Cortex-M processors use the Thumb instruction set, which is a compact variant of the ARM instruction set that provides improved code density and efficiency for embedded applications. The Thumb instruction set was specifically designed by ARM to meet the needs of deeply embedded applications where code size and power consumption are critical constraints.
Overview of ARM Instruction Sets
ARM processors support multiple instruction sets including:
- ARM – The original 32-bit ARM instruction set with fixed 32-bit instruction lengths
- Thumb – A compact 16-bit and 32-bit variable length instruction set derived from ARM
- Thumb-2 – An extension of Thumb adding some 16-bit and 32-bit instructions
- Jazelle – Extension supporting direct execution of Java bytecodes
- DSP – Digital Signal Processing extension to ARM and Thumb
- SIMD – Single Instruction Multiple Data extension to ARM and Thumb
- TrustZone – Security extension to ARM and Thumb
The Cortex-M series of microcontrollers exclusively use the Thumb and Thumb-2 instruction sets. The Thumb instruction set is ideal for Cortex-M devices because:
- It provides improved code density compared to 32-bit ARM instructions
- The variable length encoding provides a good balance of size and performance
- The dual 16-bit and 32-bit instruction sizes fit well with the Cortex-M’s embedded memory architecture
- It maintains full interoperability with legacy 32-bit ARM code
Key Advantages of Using Thumb
Here are some of the key advantages the Thumb instruction set provides for Cortex-M processors:
The Thumb instruction set can provide up to 65% better code density compared to 32-bit ARM instructions. This is critical for reducing flash memory requirements in embedded systems. Thumb achieves this through:
- Using 16-bit encoding for common instructions
- Variable length instruction encoding
- Efficient instruction mix optimized for C compiler output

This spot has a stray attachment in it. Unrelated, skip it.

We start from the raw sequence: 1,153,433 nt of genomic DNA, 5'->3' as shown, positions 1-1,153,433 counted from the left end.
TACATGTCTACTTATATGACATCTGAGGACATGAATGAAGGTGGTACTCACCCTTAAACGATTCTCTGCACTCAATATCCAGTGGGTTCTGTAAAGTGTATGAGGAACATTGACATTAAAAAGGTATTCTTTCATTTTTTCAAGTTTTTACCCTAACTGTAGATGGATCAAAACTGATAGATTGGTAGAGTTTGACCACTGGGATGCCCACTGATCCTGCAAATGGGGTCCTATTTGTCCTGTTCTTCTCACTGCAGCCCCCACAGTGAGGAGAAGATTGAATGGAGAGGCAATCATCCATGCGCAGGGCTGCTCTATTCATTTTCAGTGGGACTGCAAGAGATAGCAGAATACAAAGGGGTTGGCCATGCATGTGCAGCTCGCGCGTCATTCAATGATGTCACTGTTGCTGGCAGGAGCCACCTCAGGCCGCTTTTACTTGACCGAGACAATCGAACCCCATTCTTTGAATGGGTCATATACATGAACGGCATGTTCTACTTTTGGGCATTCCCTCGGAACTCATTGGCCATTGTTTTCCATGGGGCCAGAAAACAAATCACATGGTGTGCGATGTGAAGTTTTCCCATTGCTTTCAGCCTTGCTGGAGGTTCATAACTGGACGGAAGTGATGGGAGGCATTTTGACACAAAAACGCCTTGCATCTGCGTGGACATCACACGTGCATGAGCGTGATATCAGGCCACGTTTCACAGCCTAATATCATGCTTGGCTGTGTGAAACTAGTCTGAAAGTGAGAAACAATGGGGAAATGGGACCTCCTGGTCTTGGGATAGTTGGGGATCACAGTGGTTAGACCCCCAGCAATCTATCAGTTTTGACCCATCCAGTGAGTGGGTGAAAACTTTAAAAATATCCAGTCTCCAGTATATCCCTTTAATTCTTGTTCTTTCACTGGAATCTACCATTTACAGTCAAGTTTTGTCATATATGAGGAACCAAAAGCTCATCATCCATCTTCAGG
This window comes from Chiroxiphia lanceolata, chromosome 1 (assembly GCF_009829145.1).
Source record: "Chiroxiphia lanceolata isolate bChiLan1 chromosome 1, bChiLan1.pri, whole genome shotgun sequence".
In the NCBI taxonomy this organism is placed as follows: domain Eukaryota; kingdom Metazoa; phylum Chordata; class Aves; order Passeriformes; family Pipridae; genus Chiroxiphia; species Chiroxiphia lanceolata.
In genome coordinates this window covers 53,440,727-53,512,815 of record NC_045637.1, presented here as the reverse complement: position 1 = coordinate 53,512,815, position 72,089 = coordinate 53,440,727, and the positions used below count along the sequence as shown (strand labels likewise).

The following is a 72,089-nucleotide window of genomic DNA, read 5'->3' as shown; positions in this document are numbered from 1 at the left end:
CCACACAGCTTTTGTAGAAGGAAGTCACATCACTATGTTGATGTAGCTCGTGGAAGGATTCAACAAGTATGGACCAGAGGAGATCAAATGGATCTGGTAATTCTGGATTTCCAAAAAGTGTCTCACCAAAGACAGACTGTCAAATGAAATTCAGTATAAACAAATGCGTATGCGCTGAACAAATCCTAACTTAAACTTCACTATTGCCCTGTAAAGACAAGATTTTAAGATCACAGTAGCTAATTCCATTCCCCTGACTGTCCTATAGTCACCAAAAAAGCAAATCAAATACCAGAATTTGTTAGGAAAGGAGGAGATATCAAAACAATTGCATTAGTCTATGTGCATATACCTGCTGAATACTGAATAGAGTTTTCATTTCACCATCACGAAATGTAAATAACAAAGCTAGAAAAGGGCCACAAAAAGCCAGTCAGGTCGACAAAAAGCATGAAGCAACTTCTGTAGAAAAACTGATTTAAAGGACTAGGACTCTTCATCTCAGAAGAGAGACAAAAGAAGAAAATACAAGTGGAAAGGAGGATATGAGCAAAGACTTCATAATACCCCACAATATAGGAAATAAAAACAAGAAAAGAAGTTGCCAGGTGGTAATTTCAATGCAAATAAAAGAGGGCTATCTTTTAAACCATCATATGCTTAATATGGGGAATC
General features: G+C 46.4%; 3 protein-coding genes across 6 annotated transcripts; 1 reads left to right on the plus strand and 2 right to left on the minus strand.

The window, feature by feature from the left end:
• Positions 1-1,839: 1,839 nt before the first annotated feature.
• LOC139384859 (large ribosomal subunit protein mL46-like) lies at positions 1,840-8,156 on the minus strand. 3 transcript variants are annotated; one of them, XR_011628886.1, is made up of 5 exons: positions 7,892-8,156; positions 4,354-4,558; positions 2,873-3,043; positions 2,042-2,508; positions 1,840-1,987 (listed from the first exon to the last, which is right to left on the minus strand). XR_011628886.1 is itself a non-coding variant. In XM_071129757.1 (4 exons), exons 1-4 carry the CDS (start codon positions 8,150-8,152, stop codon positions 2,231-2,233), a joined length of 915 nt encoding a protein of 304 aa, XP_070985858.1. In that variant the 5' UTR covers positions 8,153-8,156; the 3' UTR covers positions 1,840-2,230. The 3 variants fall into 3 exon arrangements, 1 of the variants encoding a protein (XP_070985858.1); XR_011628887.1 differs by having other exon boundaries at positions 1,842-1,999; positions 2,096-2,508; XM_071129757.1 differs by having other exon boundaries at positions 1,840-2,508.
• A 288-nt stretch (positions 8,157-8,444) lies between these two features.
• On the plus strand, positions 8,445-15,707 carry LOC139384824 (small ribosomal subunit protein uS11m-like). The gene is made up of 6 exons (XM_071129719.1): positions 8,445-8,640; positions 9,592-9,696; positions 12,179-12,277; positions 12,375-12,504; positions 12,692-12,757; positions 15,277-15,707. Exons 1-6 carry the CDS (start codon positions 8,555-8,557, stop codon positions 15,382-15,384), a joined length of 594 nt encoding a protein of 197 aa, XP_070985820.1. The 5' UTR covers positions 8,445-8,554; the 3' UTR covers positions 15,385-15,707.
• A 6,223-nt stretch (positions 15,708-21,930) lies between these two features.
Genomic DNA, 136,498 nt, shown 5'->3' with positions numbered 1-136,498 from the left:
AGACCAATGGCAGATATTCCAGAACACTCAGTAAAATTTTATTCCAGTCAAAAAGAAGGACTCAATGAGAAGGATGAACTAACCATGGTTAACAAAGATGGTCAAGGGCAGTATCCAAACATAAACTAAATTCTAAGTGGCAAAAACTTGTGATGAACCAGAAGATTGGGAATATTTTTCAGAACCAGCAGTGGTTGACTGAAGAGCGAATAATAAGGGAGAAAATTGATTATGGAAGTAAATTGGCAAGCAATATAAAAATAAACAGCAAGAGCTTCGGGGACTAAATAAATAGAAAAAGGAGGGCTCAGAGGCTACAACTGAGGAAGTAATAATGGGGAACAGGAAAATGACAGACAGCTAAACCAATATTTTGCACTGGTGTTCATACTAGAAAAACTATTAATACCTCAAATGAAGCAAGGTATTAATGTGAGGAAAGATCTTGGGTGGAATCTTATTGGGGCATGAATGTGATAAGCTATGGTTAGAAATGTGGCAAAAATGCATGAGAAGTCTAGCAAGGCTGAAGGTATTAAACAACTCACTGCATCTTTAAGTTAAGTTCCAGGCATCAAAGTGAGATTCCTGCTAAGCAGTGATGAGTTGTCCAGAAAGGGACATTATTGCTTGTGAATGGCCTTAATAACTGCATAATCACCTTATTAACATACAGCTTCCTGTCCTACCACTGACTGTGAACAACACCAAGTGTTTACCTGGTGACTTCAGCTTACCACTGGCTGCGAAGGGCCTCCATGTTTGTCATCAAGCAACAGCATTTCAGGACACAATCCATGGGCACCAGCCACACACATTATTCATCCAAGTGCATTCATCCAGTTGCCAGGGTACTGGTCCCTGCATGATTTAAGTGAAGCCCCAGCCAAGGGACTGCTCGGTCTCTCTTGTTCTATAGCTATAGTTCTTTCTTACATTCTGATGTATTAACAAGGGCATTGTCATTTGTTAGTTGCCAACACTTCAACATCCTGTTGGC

The compact 16-bit Thumb instructions allow fitting more instructions and data into limited embedded flash memory. Thumb-2 extends this further by allowing both 16-bit and 32-bit instructions to be efficiently intermixed in a single program.
Although Thumb has smaller instruction sizes, ARM has optimized the instruction sets so there is minimal performance overhead for Thumb code. Key techniques include:
- Optimized mixing of 16-bit and 32-bit instructions
- Using 32-bit instructions for complex operations
- Similar execution rates for corresponding ARM and Thumb instructions
- Hardware interworking support to switch efficiently between ARM and Thumb modes
With these optimizations, typical performance overhead is only around 10% compared to ARM code. The improved code density more than makes up for this minor loss in performance.
The higher code density of Thumb code directly translates to lower power consumption for Cortex-M processors. With less code, the processor needs to fetch and decode fewer instructions from flash memory leading to:
- Reduced instruction cache and memory controller power
- Lower instruction fetch bandwidth requirements
- Less power consumed decoding instructions